After the perfect trail day we had to wake up and conquer the first truly big climb since the southern Appalachians – Killington Peak. Killington had more bark than bite and ended up being a well graded, mud-free climb over several miles and ended at a decades-old stone shelter just 200 yards from the actual summit. We left our backpacks at the shelter and climbed up the steep rock scramble to the top and came upon a sight that no one expected: people in jeans and a restaurant with beer for sale! You see, there are two ways to get to the top of Killington. You can either hike up the trail for several hours or take the gondola to the top for a fee. Despite the fact that the better smelling tourists gave us thru-hikers a few odd looks, the experience at the top turned out to be a quite positive one. The management for the mountain doesn’t seem to dislike us hikers too much and AT thru hikers can even get a free round trip in the gondola. Lindsay and I missed out on this little novelty because the dog couldn’t go for the ride but that’s a price we gladly paid for being able to hike with him. The day finished up in Rutland, at my roommate from Norwich University’s house, with a few cold beers, a hot shower and some delicious pizza. All in all, another pretty good day spent hiking.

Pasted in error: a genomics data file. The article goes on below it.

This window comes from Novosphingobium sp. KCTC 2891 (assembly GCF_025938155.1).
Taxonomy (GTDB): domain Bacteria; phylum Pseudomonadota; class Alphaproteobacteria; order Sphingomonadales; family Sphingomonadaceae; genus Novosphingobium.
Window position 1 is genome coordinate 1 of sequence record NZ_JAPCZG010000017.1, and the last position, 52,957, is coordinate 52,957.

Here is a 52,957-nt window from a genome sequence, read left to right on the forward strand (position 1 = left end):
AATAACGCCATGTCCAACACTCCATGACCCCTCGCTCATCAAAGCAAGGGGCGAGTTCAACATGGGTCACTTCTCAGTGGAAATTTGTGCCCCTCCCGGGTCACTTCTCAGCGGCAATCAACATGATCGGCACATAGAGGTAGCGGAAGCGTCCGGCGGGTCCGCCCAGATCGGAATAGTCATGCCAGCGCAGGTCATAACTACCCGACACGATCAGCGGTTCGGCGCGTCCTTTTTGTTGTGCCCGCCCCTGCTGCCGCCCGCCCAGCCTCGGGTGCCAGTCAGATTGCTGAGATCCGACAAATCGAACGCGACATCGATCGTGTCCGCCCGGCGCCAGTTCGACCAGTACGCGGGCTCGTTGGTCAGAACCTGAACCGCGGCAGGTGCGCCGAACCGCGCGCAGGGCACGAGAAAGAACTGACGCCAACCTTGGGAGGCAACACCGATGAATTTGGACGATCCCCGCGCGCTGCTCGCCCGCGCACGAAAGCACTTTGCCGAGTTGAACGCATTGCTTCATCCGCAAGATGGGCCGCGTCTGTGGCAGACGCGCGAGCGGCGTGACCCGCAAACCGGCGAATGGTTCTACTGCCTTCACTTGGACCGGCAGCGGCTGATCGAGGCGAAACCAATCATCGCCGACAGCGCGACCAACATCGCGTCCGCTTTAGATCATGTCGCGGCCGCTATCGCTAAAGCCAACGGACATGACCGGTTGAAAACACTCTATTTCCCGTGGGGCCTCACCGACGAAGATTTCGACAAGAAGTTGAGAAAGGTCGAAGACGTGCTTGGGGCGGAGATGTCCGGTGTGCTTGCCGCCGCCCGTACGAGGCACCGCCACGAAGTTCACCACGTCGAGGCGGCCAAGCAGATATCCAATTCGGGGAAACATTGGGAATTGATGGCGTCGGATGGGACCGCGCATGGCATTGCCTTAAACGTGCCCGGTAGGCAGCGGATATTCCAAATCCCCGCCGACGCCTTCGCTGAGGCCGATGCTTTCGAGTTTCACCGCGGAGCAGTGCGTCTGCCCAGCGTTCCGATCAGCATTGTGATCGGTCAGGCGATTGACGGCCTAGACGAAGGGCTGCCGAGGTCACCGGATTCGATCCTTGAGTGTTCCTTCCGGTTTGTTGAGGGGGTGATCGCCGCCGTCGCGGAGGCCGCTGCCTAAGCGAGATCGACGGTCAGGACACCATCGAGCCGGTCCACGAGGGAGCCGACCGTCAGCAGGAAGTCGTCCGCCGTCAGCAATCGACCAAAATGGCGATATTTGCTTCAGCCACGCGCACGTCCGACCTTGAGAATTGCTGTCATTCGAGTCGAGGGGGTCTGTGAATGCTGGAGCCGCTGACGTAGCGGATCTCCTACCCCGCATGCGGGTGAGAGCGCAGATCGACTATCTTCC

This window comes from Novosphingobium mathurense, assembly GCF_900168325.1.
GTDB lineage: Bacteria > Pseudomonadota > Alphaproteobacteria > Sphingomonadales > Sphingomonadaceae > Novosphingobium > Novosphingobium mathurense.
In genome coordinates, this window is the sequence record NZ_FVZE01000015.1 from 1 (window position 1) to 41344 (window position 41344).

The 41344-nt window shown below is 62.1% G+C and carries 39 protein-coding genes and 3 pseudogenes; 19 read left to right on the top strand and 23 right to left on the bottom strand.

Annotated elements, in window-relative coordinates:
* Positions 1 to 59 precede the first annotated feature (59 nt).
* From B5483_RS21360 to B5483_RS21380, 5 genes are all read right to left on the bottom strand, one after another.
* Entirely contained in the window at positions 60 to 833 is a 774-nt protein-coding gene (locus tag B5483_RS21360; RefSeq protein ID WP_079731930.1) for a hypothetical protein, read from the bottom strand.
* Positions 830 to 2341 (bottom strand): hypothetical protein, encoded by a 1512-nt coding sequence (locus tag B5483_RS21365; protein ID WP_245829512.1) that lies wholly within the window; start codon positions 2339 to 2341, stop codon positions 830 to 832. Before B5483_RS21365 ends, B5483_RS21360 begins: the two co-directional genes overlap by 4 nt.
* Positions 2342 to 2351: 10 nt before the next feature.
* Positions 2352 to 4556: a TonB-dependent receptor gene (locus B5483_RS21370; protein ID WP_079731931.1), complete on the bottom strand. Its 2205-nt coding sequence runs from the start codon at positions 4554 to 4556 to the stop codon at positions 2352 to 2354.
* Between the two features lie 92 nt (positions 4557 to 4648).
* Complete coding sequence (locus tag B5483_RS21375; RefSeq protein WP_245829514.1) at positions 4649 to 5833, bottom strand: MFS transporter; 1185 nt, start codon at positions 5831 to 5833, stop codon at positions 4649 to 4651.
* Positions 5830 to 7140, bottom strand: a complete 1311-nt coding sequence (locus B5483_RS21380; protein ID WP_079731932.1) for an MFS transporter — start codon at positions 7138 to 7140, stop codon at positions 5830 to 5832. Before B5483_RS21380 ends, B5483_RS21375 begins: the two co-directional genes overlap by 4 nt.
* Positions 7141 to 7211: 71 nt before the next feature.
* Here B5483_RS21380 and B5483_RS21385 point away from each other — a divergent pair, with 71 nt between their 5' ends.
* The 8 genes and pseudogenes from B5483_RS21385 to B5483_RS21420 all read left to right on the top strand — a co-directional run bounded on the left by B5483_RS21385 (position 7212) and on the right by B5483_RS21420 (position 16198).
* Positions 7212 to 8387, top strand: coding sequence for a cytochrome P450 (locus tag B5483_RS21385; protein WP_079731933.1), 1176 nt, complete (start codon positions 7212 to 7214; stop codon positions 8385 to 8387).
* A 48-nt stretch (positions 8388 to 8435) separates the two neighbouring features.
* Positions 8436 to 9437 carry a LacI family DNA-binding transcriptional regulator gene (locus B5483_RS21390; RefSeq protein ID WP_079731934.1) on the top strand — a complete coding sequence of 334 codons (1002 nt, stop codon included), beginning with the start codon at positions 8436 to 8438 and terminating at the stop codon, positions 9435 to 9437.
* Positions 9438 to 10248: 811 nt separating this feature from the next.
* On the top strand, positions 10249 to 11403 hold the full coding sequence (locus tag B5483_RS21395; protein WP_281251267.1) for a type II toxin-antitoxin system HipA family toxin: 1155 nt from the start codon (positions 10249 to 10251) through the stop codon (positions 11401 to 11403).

Leaving Rutland we turned off of the joint Long Trail/Appalachian Trail and headed east towards the Connecticut River and Hanover, New Hampshire. During this part of our journey we realized why most of the roads in Vermont run north-south; because when you travel east-west you are constantly going up and over mountains! No more ridge lines for us, as we spent more than two days covering the 50 miles that looked more like a roller coaster than a hiking path. The effort was worth it though when we were able to spend the night at a seldom used cabin on private property that offered a panoramic view stretching from Killington Peak on one side to Mt Washington on the other. The owners of the cabin allow hikers to spend the night as long as they don’t leave a mess and have the foresight (or warning from a fellow hiker) to carry enough water up the mountain to cook dinner with. It seemed silly to push on so we cut the day a bit short and enjoyed a beautiful Vermont sunset and sunrise from a viewing platform built above the roof.
All in all, I loved hiking through Vermont. I might not ever plan on doing an epic 6 month thru hike again but I think it would be safe to bet that Lindsay and I will go back and finish the 150 northern miles of the Long Trail before we get too old and decrepit. The Vermont Appalachian Trail had the perfect balance of work vs. reward and if nothing else for us to be drenched the first three days with cold rain and still want to go back, then it must be good!